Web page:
Gallium nitride (GaN) and its ternary alloys of aluminium or indium are the most promising semiconductors for fabricating optoelectronic, high-frequency and high-power devices. Rejecting the infrared and visible parts of the solar spectrum, they retain high responsivity – conversion of an optical signal into an electric current – in the UV region. Depositing a buffer layer – a layer sandwiched between the two single-crystal materials (GaN and the substrate material) – leads to obtaining GaN with a high crystalline quality. Within the framework of GANOXSI (Planar ultraviolet radiation detectors based on GaN grown on silicon substrate with novel double oxide buffer layer), scientists focused on developing technology to grow a GaN layer on a silicon (Si) substrate, placing oxide double layers in between. High-quality GaN leads to developing nitride-based devices such as UV detectors. Scientists used a molecular beam epitaxy deposition system consisting of multiple chambers to fabricate heterostructures (GaN, scandium oxide, yttrium oxide and Si). With various spectroscopic and microscopic tools, they ensured high-quality grown structures suitable for elaborating detector systems. The double buffer layers offer the additional advantage of increasing the detector responsivity. This is due to forming a distributed Bragg reflector (DBR), which is a structure consisting of multiple layers of alternating materials, in the GaN-Si boundary. GaN layers deposited on Si and on the DBR-Si structure were further processed to fabricate UV photodetector prototypes. Various metal layers were deposited by electron beam and vacuum processes to obtain a Schottky contact. Using the molecular beam epitaxy process, scientists deposited scandium oxide layers for suppressing leakage currents in the metal-oxide-semiconductor contacts. After depositing the oxide layers, they heated the Si wafers to form the contacts. Metal shadow masks were used to obtain the detector electrodes. The detectors demonstrated desirable UV sensitivities and reached maximum responsivity around 360 nm, which coincides well with the expected GaN bandgap values. Scientists' work resulted in obtaining 100 % increase in the detector responsivity in the UV light region compared to the state of the art. Such UV detectors can find use in applications such as combustion monitoring, missile plume detection and water disinfection systems.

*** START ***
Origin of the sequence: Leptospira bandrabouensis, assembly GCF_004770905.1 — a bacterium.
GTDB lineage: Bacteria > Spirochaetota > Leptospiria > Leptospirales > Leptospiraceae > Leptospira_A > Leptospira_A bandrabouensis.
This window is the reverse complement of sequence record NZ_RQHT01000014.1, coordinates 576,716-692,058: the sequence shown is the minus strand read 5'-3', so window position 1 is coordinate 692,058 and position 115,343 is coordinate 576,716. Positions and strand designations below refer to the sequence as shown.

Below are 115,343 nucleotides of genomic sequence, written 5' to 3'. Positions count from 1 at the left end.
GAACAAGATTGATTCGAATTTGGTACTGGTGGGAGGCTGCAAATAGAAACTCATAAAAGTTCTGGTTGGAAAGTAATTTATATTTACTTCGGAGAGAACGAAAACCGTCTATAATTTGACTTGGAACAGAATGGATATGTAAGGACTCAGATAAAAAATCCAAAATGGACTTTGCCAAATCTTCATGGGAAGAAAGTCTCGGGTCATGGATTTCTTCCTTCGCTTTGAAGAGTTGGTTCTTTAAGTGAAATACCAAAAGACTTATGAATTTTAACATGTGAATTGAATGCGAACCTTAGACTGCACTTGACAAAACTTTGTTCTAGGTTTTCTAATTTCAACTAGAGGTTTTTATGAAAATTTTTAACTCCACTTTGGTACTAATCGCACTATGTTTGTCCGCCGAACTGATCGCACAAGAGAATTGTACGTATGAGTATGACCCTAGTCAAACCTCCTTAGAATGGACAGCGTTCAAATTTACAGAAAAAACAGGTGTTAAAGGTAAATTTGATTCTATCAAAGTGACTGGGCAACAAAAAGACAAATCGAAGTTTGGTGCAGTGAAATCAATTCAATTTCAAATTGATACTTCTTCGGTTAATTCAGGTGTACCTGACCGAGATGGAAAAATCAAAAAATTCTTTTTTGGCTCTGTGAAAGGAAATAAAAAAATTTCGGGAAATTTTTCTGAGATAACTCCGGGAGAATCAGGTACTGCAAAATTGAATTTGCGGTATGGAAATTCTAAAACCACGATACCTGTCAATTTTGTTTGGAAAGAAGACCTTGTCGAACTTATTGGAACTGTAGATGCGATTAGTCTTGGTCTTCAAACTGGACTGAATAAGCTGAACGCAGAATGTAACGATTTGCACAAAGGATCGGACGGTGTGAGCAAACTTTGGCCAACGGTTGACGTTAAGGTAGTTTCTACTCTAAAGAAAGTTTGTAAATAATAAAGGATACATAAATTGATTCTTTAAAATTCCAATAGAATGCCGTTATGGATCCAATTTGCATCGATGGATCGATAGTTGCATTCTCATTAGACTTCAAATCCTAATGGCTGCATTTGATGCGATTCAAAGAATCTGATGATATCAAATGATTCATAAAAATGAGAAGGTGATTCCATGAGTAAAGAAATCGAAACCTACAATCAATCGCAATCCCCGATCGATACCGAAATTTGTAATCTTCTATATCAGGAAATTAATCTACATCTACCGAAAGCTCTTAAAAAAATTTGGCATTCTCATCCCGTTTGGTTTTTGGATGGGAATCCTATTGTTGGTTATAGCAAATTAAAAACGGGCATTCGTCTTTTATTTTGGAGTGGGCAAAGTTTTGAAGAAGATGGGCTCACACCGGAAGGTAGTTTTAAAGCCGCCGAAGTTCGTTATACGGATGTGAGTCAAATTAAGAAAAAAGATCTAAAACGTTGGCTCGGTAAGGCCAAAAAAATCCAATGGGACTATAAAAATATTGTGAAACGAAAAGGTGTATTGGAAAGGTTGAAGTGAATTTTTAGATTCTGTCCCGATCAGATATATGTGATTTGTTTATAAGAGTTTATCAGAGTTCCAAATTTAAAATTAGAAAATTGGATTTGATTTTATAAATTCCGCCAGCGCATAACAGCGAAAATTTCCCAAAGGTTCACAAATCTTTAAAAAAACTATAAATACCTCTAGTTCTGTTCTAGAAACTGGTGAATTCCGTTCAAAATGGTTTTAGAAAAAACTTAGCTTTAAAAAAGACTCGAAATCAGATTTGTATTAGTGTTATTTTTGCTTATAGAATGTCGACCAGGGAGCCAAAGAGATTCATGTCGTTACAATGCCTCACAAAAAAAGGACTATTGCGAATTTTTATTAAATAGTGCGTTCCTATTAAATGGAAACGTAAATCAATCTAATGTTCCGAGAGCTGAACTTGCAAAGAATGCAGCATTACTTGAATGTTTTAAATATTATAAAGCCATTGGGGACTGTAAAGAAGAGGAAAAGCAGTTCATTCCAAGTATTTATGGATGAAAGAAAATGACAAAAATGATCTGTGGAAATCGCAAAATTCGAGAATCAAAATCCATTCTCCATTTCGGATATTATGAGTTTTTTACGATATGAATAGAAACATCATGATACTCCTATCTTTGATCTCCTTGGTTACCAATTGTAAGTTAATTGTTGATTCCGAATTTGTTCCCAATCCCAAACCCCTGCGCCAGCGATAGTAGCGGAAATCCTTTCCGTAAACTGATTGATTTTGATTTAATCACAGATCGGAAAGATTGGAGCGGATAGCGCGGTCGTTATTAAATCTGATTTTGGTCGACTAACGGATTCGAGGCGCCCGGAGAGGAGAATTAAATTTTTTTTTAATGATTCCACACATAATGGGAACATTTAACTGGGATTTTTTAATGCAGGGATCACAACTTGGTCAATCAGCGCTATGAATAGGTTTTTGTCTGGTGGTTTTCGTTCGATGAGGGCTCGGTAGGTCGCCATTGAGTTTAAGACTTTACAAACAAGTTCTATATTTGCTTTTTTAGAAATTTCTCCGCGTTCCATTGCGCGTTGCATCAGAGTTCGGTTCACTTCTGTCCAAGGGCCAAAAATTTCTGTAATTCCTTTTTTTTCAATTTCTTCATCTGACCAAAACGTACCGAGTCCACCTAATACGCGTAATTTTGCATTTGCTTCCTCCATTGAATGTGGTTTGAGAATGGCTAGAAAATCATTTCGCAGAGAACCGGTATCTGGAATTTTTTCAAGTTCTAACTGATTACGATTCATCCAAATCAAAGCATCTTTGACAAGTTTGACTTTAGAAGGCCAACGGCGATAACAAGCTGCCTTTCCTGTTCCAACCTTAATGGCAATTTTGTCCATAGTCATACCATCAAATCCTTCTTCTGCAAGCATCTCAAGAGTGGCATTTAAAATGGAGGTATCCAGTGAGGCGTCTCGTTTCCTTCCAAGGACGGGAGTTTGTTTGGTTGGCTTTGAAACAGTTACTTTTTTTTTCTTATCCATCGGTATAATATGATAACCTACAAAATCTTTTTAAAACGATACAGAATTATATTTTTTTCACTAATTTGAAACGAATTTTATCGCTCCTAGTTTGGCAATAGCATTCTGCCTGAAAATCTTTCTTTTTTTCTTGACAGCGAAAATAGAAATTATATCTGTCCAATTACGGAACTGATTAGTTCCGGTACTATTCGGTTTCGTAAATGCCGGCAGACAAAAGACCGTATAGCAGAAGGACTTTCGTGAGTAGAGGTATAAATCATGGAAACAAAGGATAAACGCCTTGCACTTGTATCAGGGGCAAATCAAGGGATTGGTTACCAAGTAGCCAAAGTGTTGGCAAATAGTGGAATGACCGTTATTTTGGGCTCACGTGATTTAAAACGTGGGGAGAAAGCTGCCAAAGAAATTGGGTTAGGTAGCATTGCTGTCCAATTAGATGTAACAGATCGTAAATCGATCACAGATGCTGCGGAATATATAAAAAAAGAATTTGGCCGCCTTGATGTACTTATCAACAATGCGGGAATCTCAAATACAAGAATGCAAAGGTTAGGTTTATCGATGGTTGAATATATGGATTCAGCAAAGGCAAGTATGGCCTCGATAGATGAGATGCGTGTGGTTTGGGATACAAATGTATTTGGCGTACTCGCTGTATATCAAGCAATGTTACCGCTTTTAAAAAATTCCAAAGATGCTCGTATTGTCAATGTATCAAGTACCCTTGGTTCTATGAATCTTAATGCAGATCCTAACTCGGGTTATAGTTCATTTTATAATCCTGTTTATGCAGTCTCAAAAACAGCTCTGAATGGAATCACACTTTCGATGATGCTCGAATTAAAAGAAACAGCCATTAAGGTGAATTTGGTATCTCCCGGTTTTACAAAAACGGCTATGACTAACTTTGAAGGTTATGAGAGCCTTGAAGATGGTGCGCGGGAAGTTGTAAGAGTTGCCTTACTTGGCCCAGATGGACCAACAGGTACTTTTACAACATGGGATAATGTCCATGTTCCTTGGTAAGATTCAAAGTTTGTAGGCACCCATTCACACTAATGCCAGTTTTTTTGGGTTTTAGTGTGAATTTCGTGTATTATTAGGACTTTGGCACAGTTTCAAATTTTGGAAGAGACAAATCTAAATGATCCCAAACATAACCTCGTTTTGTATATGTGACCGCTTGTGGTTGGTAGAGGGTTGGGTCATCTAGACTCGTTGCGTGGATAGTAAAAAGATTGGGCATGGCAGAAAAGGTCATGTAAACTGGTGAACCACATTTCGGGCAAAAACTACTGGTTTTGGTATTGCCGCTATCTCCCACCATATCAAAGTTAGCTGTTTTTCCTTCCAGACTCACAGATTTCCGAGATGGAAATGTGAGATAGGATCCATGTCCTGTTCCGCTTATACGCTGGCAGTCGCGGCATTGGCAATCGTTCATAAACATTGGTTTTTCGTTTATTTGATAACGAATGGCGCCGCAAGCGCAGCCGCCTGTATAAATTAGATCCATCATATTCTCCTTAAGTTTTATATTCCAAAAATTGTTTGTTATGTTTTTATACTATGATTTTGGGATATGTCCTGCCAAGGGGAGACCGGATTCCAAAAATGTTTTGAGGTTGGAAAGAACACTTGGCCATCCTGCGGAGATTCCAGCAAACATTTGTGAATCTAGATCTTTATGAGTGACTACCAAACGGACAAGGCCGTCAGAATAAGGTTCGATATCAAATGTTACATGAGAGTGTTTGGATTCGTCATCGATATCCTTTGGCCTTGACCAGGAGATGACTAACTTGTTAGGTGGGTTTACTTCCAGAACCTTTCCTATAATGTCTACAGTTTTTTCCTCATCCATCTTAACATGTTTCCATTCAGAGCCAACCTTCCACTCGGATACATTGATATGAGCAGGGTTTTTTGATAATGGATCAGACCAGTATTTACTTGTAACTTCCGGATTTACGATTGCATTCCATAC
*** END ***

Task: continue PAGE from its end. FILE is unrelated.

Ultraviolet, radiation, responsivity, gallium nitride, silicon, buffer layer, UV detectors